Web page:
This focuses on specifically preparing you for leadership roles, either in the private, public, or non-profit sector. You’ll learn not only how to develop your leadership skills but how to apply them in order to tackle key social issues and implement meaningfulchange.
Some of the modules you might study include psychology of leadership, ethics of leadership, the making of public policy, leadership and volunteerism, and key skills for leaders in the public sector.
This specialism suits those who are interested in pursuing community organizer roles, program director positions, and similar top jobs.
These are just some of the options available to you if you want to study for a human services degree with a specialist track. Others include psychology and disaster and crisis intervention. Even if you choose to study a general human services program, many of the specialist modules listed above will still be available to you, and you will be able to pick a topic related to these specialisms for your final project if you wish.
How do I choose a human services degree concentration?
So now that you know more about the specialisms that are open to you, how do you choose which one is right for you? For some people, this choice is easy because they have always had a particular interest in one area, and for others, all it takes is a quick read of the options to find one that stands out. If you’re finding it hard to decide, though, here are some tips. Just remember, there’s no need to enroll in a specialist concentration if you don’t want to!
Firstly try reading around the different specialist subjects a little more. Look in more detail at the topics that each one covers, and see if anything catches your attention. If you have the time and ability, doing some volunteer work or community service in one or two fields that you’re contemplating can be very helpful. It enables you to get some relevant experience – which will also be beneficial when it comes to applying for a human services degree program – and see firsthand what is involved.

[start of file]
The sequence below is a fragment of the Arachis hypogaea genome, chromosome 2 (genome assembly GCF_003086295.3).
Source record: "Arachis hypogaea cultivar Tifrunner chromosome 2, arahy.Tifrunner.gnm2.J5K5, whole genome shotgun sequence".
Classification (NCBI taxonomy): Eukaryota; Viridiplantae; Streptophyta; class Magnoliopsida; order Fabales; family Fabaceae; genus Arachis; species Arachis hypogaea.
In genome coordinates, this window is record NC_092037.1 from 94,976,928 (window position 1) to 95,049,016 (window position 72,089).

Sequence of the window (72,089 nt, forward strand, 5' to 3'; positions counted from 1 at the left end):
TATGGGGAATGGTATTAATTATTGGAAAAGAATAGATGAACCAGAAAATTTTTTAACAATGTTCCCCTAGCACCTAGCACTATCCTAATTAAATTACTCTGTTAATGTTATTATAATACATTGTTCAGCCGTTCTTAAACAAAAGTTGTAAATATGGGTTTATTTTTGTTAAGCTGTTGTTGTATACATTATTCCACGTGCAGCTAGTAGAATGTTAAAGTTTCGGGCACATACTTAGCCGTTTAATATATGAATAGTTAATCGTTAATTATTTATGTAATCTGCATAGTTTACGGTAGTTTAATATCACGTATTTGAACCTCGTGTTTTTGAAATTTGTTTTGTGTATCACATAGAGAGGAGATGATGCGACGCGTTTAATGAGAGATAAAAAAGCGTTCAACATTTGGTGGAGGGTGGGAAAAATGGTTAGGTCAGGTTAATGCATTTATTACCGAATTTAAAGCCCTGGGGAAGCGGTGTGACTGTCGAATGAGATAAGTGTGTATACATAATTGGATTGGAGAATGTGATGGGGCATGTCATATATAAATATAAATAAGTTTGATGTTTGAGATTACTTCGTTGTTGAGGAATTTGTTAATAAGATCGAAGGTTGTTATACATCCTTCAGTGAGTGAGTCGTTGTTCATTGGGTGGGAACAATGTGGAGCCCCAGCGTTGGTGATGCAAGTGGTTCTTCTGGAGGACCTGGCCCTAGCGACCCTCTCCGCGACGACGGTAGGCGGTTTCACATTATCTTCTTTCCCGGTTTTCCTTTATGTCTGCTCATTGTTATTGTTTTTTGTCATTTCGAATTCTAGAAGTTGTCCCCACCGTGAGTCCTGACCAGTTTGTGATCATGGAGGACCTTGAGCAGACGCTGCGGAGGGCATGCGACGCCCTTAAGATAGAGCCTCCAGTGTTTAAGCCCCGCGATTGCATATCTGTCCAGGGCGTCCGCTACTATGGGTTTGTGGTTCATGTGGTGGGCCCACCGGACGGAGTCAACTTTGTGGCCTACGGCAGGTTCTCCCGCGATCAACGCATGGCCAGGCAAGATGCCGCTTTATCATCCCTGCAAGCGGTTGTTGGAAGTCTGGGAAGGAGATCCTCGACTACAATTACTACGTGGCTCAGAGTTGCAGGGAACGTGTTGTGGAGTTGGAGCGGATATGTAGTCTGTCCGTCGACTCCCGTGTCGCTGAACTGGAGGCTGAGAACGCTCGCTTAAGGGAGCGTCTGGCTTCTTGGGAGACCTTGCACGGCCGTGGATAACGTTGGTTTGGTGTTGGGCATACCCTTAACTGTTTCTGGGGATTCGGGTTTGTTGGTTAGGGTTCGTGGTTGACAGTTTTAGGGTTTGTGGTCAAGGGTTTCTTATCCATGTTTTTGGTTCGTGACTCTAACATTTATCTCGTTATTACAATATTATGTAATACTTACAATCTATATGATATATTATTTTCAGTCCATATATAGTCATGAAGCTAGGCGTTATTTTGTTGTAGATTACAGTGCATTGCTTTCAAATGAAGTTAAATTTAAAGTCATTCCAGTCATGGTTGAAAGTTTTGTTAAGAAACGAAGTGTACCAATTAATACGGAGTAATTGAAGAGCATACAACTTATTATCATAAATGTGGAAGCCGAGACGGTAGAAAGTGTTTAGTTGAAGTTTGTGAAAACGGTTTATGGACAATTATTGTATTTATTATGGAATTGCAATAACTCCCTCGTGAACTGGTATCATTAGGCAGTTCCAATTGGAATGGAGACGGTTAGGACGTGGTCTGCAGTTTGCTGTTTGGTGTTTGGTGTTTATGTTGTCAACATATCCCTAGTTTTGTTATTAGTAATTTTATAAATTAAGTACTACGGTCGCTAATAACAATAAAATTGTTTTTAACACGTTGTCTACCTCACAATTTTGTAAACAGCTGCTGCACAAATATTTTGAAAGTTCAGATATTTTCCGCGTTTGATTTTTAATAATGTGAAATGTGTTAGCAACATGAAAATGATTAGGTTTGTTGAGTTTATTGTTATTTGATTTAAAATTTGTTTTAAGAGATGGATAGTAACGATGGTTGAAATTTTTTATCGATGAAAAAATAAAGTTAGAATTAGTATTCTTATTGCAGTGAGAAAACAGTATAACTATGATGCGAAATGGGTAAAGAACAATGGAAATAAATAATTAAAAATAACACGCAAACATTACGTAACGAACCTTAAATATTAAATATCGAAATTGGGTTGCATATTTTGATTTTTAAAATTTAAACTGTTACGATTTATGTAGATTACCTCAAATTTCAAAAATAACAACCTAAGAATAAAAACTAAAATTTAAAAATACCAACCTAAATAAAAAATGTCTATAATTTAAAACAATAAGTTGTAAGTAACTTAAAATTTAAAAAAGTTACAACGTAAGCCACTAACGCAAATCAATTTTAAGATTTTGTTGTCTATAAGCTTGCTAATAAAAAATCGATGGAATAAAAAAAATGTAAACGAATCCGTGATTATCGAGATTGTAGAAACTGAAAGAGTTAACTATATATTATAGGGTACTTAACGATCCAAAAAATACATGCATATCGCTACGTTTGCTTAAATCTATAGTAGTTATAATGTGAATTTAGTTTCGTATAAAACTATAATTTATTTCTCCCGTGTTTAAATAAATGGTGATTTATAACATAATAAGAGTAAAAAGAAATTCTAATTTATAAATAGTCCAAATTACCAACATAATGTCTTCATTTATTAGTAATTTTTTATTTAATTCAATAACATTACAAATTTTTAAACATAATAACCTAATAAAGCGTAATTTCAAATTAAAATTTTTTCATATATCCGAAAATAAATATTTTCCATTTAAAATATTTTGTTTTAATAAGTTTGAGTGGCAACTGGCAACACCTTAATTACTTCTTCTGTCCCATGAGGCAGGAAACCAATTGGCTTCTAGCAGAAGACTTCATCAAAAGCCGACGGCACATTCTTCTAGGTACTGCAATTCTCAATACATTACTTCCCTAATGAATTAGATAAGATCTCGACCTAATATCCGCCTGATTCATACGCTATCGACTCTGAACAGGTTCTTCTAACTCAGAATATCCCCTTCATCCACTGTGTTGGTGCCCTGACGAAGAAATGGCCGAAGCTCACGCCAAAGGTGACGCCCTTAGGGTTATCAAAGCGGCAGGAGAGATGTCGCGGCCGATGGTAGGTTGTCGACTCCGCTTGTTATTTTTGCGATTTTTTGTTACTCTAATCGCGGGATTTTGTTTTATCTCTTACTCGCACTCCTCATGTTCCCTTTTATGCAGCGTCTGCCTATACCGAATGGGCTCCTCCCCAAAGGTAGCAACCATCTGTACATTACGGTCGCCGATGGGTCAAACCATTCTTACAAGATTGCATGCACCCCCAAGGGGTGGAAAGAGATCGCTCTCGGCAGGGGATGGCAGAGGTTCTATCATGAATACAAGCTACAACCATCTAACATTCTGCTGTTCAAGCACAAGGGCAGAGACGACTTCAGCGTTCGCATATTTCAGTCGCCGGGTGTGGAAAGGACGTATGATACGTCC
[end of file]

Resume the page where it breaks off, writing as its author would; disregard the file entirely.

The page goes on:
Another tactic is to research the sorts of job roles that each concentration leads to and consider whether they are positions you would be interested in holding. You could also think about whether they are growing or declining industries, how well they pay, whether a higher level of study is required than just a bachelor’s in human services degree, if the role would enable you to travel, what options there are for career progression, and so on.
As part of this, try speaking to people who are currently in the positions that you’re thinking about to get the inside scoop on what it’s actually like to do the job. This can also be an effective way to expand your professional network ready for when you’re applying for positions in the industry.
What are the benefits and downsides of choosing a specialist track for my human services degree?
There’s no objectively right or wrong answer when it comes to deciding whether to choose a specialist concentration for your human services degree. The appropriate choice will depend entirely on you and your situation.
For example, if you aren’t sure exactly what area of human services you would like to work in, or if lots of different topics in the field interest you and you want to follow a broad study curriculum, then a general human services degree is probably the best option for you. This will also give you the most freedom when it comes to picking modules and choosing a topic for your final dissertation.
On the other hand, it’s a different story if there is one particular area of the field that has captured your attention and you know for definite that you want to work in. Assuming that it’s possible to choose that area as a human services degree specialist track, doing so will enable you to fully dedicate yourself to that area and get the most thorough education in it. This could give you an edge when it comes to applying for jobs after graduation and might provide you with more opportunities for networking or volunteering in your chosen area.
For those who are still unsure, the best advice is to talk to the admissions tutors at the colleges you’re thinking of applying to. They’ll be able to give you specialist advice and help you make the decision that’s right for you.